At the core of any good medical facility is a team of quality, caring nurses. With nearly 3.1 million registered nurses (RNs) currently employed in the United States, nurses make up the majority of any hospital’s staff, providing the bulk of all care administered to patients.
With nurses taking on everything from general patient care and case management to specialized care services and more, having a team of top-notch nurses at your bedside means you can rest assured knowing your health is in good hands.
This is especially true for Thurston County-area residents.
Earlier this year, Providence St. Peter Hospital in Olympia received Magnet designation from the American Nurses Credentialing Center for the second time in a row.
The Magnet Recognition Program is designed to recognize health care organizations that go above and beyond in providing quality, innovative care from the hands of well-qualified nurses. The designation is regarded as the gold standard for nursing excellence.
Providence St. Peter Hospital is one of only three medical facilities in the state and one of 375 out of nearly 6,000 health care organizations nationwide to receive Magnet recognition. It is an outstanding local choice for quality care, right here in Olympia.
Michelle James, chief nursing officer at Providence St. Peter Hospital, says deciding to reapply for Magnet recognition was less of a choice and more of a continued commitment to the type of quality care Providence St. Peter Hospital strives to offer its patients and the community.
“The reason we’ve made this decision is because we believe we need to continue to raise the bar on quality and continue to challenge ourselves to provide the best quality of patient care and nursing care to the whole community,” says James.
With a previous Magnet designation from 2010, James says the nursing team at Providence St. Peter Hospital knew what to expect the second time around, but that didn’t make qualifying for the prestigious designation any easier.
“We were designated in 2010 for our first Magnet award,” says James. “During that process, we set goals. But once you get the award, you continue the work,” she explains. “We submitted interim reports to the American Nurses Credentialing Center once a year with information that showed we were continuing to look at our quality, process and engagement.”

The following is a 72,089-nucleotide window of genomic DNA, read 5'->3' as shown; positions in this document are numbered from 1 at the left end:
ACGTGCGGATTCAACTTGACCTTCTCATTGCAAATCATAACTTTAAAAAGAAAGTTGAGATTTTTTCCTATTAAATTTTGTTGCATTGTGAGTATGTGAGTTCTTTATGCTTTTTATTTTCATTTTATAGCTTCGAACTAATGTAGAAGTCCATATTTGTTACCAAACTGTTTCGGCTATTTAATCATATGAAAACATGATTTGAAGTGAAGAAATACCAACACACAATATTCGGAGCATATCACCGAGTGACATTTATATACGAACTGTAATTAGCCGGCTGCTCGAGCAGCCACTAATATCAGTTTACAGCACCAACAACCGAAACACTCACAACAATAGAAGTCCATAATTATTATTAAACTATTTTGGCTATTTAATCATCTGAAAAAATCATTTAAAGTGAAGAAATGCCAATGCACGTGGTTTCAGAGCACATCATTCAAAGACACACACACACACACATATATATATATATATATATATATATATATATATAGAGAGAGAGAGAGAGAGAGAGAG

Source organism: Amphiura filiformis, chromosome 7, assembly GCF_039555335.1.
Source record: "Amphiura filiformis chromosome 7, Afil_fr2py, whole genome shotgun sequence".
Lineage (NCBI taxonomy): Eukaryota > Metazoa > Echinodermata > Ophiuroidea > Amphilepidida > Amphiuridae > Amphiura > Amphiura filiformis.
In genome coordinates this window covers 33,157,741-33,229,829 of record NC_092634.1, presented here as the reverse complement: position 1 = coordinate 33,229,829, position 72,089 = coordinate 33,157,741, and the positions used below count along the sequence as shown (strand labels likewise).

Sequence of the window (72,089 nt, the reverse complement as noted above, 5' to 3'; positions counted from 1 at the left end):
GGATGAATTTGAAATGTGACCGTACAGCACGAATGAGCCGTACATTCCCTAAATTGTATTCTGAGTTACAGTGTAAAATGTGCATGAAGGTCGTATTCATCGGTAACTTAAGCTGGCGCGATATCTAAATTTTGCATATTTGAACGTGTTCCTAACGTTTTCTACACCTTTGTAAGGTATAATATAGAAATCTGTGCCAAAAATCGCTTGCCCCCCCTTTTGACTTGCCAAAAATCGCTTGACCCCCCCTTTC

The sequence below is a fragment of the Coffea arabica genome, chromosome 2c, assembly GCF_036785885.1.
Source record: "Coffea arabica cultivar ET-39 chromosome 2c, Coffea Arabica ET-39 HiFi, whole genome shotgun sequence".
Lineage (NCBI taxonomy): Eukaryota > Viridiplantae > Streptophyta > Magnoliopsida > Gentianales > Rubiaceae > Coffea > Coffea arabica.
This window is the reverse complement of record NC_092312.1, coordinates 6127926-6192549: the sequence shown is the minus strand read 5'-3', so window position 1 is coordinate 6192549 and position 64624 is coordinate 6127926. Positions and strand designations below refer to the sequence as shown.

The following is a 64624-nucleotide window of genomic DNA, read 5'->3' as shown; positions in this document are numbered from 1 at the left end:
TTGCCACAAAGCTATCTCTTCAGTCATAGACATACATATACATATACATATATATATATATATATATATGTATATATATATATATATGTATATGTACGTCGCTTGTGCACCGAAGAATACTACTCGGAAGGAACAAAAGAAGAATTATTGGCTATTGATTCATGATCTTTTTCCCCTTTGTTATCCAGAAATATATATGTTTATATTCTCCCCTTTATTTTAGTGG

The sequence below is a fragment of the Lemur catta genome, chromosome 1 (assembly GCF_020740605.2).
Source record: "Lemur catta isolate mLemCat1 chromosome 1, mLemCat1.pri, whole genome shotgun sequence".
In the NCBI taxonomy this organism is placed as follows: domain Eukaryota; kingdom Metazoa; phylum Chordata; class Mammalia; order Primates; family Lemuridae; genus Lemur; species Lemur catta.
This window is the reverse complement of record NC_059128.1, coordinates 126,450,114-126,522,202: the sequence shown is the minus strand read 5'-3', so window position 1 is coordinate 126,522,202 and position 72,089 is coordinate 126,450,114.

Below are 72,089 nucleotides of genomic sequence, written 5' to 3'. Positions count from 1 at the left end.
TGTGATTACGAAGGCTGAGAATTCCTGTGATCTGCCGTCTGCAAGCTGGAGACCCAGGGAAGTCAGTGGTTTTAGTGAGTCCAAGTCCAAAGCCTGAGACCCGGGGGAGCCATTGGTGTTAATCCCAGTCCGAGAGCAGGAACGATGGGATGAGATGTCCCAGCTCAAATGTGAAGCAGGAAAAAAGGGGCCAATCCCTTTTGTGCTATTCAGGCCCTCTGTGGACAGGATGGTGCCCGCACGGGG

This ongoing process holds health care organizations accountable of a higher standard even after the award has been given, inspiring hospitals like Providence St. Peter to continue to set goals and raise the bar.
James says through the hospital’s first Magnet designation, the nursing team at Providence St. Peter Hospital was able implement new processes and record data in a way that allowed them to evaluate and improve upon old methods.
“[Magnet designation] has allowed us to take some additional risks,” says James. “We can say, ‘This didn’t work,’ and ask what we can do differently to get the best outcome for our patients.”
All of this data was documented and submitted in Providence St. Peter Hospital’s re-designation application, which James says is akin to a college thesis. After the application was submitted, the American Nurses Credentialing Center scheduled a site visit allowing representatives from the credentialing center to observe the nursing team in action.
James says the process is rigorous and lengthy but worth it. “We submitted our application in October, had our site visit in December, and we found out [that we had been re-designated] in February.”
For Providence St. Peter Hospital, receiving this level of achievement — not once, but twice — is a huge accomplishment, but James says it’s the patients and community that benefits the most.
“For our patients it really demonstrates the ongoing work that the nursing team is doing to remain current and relevant and use evidence-based nursing practices,” she says. “We continue to raise the bar on quality goals, and Magnet is wonderful for recruiting well-qualified nurses.”
In addition to being recognized with one of the best nursing teams in the country, the American Nurses Credentialing Center also identified three particular areas where Providence St. Peter Hospital excelled. This included St. Pete’s Sexual Assault Clinic, No One Dies Alone (NODA), and the hospital’s community-wide geriatric care.
With this re-designation, James is excited to continue providing local, quality care to the community. “We consider it a privilege to have the opportunity to be with people during the most vulnerable times of their life,” she says, “and we want to continue to be the best we can be to meet the needs of our community and our staff.”
To learn more about Providence St. Peter Hospital, visit Providence St. Peter Hospital online or call 888-492-9480.